For the last two weeks I’ve been approached by at least 10 people for the same two questions that always came together. The first was: Oh, Is that the new Galaxy? And the second: Well, but does it explode? This proves how much of a footprint Samsung owns in the smartphone market, where people associate the name Galaxy more to a phone than to the Milky Way, and where one mistake has only made the brand even more viral.
Marketing is a powerful thing. 2017 has served to show that even negative publicity is still publicity. It’s still a brand making headlines, and only helping it generate awareness in the consumer space. If you thought the mistakes made with the Galaxy Note 7 were going to cripple Samsung, think again. The Samsung Galaxy S8 has been met with record-breaking results; something Samsung hadn’t been able to achieve since the Galaxy S IV.
Marketing can go both ways though. The reason why Samsung took so long to re-gain the popularity it had with the Galaxy S IV is mainly because consumers realized that good marketing doesn’t necessarily mean you’re buying a great product. People soon realized that most of what made that phone special were just a ton of gimmicks you would never really use, and a cumbersome experience can do a brand worse than bad publicity.
Cue in the Galaxy S8. This is probably the biggest departure Samsung has ever made from the typical Galaxy we knew. Is it just another marketing stunt, or are you really paying more for a better product? Read our full Galaxy S8 review to learn more.
For details on the larger variant, make sure you tune in to Juan’s separate coverage of the Galaxy S8+. This Galaxy S8 review is focused on my time using the regular S8. I actually received both units at the same time, but decided to review the smaller variant for a few important reasons.
The first is ergonomics. Sure, the Galaxy S8+ is actually smaller than the iPhone 7 Plus I was using before it, but some of Samsung’s design choices make it more cumbersome to use, even for my larger-than-average hands. Also, because products like the LG G6 did a great job in getting me to sip on that taller-display-on-a-small-phone Kool-Aid. I find the idea of a larger display over a smaller chassis to be genius. Sure it’s relatively the same surface area as other regular-sized phones if you do the math on surface area, but a narrower body is easier to hold and operate with one hand.
The second reason is because with the exception of a smaller battery, you’re pretty much getting the same phone. Samsung doesn’t force you to buy a larger phone in order to get its best features, something which other competitors should follow.
Focusing on build, Samsung made some interesting changes. The metal trim is now protected by a glossy coating that remains intact even after three drops onto tile. The buttons continue to be just as clicky, and color options like the Orchid Gray model that I chose can handle fingerprints and smudges very well. And even if many aren’t fans of the curves all around, they contribute in providing that surreal feeling of holding a large phone that feels small in the hand.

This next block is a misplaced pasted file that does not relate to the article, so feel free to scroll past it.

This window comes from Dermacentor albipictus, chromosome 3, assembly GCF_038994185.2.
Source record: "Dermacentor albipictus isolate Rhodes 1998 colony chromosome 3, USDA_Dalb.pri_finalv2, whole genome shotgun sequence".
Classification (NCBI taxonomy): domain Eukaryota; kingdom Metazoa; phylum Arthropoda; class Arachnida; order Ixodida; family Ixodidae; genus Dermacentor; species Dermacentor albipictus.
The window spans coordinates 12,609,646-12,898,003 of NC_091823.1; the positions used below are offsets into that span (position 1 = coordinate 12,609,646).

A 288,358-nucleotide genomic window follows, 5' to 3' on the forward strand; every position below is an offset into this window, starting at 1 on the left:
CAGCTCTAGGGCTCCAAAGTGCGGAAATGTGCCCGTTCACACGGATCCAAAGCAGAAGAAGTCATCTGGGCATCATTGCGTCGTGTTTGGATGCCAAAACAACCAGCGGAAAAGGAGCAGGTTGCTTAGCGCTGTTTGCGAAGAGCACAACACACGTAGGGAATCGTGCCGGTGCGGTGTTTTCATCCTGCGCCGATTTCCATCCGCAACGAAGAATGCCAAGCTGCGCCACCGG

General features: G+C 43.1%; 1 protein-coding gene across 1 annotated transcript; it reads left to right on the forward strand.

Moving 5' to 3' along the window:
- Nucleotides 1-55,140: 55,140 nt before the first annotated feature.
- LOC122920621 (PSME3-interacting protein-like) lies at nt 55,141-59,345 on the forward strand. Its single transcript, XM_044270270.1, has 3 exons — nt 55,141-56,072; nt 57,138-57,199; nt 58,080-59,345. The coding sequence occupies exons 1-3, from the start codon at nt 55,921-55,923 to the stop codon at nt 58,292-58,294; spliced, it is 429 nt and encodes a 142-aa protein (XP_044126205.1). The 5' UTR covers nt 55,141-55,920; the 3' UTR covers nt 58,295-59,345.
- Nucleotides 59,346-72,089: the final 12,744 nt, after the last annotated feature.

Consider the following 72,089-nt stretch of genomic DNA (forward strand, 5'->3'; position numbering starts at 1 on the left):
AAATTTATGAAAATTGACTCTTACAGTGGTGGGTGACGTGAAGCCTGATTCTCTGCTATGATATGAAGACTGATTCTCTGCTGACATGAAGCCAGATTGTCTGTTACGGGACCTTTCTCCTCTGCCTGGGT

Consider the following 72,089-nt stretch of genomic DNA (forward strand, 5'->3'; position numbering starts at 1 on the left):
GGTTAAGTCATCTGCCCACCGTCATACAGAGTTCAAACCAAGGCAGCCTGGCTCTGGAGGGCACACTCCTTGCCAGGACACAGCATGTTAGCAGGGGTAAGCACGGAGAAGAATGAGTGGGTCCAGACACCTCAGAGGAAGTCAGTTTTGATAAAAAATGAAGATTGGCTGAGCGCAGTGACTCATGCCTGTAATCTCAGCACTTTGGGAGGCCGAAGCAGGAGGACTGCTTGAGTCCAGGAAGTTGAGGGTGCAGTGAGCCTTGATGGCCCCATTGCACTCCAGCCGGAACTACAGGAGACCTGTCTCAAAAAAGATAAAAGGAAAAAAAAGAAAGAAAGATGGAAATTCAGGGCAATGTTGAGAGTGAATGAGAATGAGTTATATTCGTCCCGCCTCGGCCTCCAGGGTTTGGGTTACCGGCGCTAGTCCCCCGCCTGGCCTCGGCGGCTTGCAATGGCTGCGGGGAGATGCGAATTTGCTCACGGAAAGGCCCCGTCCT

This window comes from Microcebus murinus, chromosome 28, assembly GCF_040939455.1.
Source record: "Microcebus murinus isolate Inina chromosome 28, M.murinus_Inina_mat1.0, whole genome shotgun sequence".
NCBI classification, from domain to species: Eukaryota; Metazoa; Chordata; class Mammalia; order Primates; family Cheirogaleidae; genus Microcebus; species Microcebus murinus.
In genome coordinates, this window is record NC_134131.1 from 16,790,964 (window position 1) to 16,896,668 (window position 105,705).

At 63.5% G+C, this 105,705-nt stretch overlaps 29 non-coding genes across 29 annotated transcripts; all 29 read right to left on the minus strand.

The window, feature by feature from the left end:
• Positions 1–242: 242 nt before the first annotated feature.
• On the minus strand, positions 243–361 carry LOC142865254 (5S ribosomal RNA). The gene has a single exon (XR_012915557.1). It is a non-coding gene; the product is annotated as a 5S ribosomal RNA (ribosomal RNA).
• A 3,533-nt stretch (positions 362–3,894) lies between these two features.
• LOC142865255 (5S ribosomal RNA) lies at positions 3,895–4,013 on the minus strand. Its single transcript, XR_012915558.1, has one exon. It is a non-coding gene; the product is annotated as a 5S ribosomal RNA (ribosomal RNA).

Those curves also contribute in creating what Samsung calls its Infinity Display. This is probably one of the best displays of the year given its blend of rounded corners, curved edges, and Super AMOLED technology. Samsung also added its mDNIe technology to this display, making it capable of playing back HDR video. At 5.8-inches diagonal, it nearly kills the bezel at a whopping 83% screen to body ratio, and with palm rejection being addressed fully in this new model. The screen is capable of Quad HD+ resolution, but is versatile enough to scale to 1080p+ or 720p+ to help with power efficiency. This is proof that the display spec race is over. I’ve tested this phone at 1080p+ for all my review period, and you know what? It’s all you need.
Buried inside we’ve got some of the best specifications in the market thanks to a either a Snapdragon 835 or Exynos 8895, in addition to 4 gigs of RAM, and base storage of 64GB that’s expandable. You also continue to enjoy the benefits of IP68 water and dust resistance, fast and wireless charging, a 3000 mAh battery, and new toys like Bluetooth 5.0 for those that want to stream music to two pairs of headphones at a time.
To blend with the elegance of the hardware, we have Samsung Experience UX 8.1. Those of you who fell in love with the software that came on the Galaxy Note 7 will be delighted here. The company continues its trend of minimalism in absolutely every detail, and as much as I’m not a fan of Android skins, this one falls under my short list of exceptions.
This user interface is capable of a ton of unique tricks that aren’t enabled out of the box, as Samsung continues to tune-down its approach to software. I’d suggest you watch my 24 hours video for more details on the full list of what this UI can do in a unique way.
My final thoughts are that I’m really liking Samsung’s attention to detail in the basics. The company’s Always On display is now more robust with notification icons and a quick way to react with them.
If you need a quick short cut to anything, it’s just a swipe away from the edge, and I’m shocked over how much I use this now. I’m also a big fan of the hidden home button, and little things like being able to swap the order of the navigation buttons. One of my favorites continues to be Secure Folder to help me protect information, in addition to having a second copy of apps in case you have multiple accounts.